The Princeton Police Department has started an investigation into the circumstance surrounding the photo of a group of Princeton High students playing “Jews vs. Nazis” beer pong.
On Friday, police received information from an anonymous source about the photo of the beer pong game that has been circulating on social media and the news. The photo shows seven high school students standing around a table with dozens of cans of Coors Light in the basement of a Princeton home last weekend.
“In New Jersey it is not illegal for minors to possess and consume alcohol on private property such as a residence,” Princeton Police Lt. John Bucchere said. “However, it is illegal for anyone to serve alcohol to minors or to make a place available for minors to consume alcohol.”
In New Jersey, possession of alcohol by minors on private property is regulated by local ordinances in most towns, including most municipalities in Mercer County.
A Princeton task force that included town officials, Princeton University officials, police officers, health department representatives and leaders of student eating clubs at Princeton declined this January to recommend that the town adopt such an ordinance. Princeton officials expressed concerns about civil liberties being violated.
Officials and representatives from the university said making it illegal for minors to drink on private property would cause people to be reluctant to call for help in emergencies out of fear that they could get in trouble. They also said the ordinance would have to be applied to all private residences, including dorms and the private eating clubs would be affected.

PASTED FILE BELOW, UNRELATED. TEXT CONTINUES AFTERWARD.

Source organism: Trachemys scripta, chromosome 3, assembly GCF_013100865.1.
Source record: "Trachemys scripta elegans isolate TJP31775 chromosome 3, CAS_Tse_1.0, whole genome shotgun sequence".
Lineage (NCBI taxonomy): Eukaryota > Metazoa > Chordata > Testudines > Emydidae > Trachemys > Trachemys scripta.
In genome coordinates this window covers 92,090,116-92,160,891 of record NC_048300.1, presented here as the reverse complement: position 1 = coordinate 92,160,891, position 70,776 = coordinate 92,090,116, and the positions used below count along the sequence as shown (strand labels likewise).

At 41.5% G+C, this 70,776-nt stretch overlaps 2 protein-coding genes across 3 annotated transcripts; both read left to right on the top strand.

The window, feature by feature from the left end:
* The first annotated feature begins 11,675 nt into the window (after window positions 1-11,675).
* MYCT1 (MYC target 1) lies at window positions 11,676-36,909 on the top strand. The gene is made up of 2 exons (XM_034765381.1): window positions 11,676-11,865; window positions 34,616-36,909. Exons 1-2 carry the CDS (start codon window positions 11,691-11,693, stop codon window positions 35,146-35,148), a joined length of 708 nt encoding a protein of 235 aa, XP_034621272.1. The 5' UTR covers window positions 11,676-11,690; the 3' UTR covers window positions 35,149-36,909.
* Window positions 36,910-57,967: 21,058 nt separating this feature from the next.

On Friday, the fallout from the beer pong game continued as national news channels showed up in front of Princeton High School to interview students as they left school. Some students, angered by the coverage, gave the camera crews Nazi salutes. Many students are upset because they feel the photo has given the entire school a bad name, when the game involved a small group of students. Some students have criticized a fellow student who blogged about how upsetting the photo was and shared the photo earlier this week.
Early Friday evening, Superintendent of Schools Steve Cochrane issued a second statement about the incident, noting that any disciplinary action against any students is confidential.
“We are counseling the individual students affected by what happened,” Cochrane said. “We are meeting with faculty and with student leaders. We are planning for a possible school-wide discussion. We are considering offering specific programs for students, parents and staff; and we are examining those points in our curriculum where we can enhance students’ understanding of key issues such as alcohol use, social media and tolerance of different faiths and cultures.”
The school district is also seeking assistance from other organizations and individuals,” Cochrane said.
“We spoke several times yesterday with the rabbi at the Princeton Jewish Center, and he met with our high school principal today,” Cochrane said. “Holocaust education is already part of our K-12 curriculum and, indeed, we have a Holocaust survivor coming to speak at our middle school later this month.”
Cochrane said the issues of underage drinking, the misuse of social media, and of bias and intolerance are not new or unique to Princeton.
“We have been – and will continue to – address them honestly and forthrightly,” he said.
School Board President Andrea Spalla also issued a statement on behalf of the school board late Thursday night saying the board was concerned about the photo depicting the insensitive drinking game.
“Superintendent Cochrane, Principal Snyder and PHS staff have responded quickly and with care to address the complex issues raised, and as a board, we are confident in their ability to properly handle this matter,” Spalla said.
“Princeton Public Schools does not tolerate prejudices of any kind. Clearly we have work to do. This incident raises difficult questions for all of us in the community about what we are teaching our children both in school and at home,” she said. “As a district we will closely examine our efforts to address the root causes of these problems to ensure that Princeton Public Schools remains first and foremost a place of tolerance and caring.”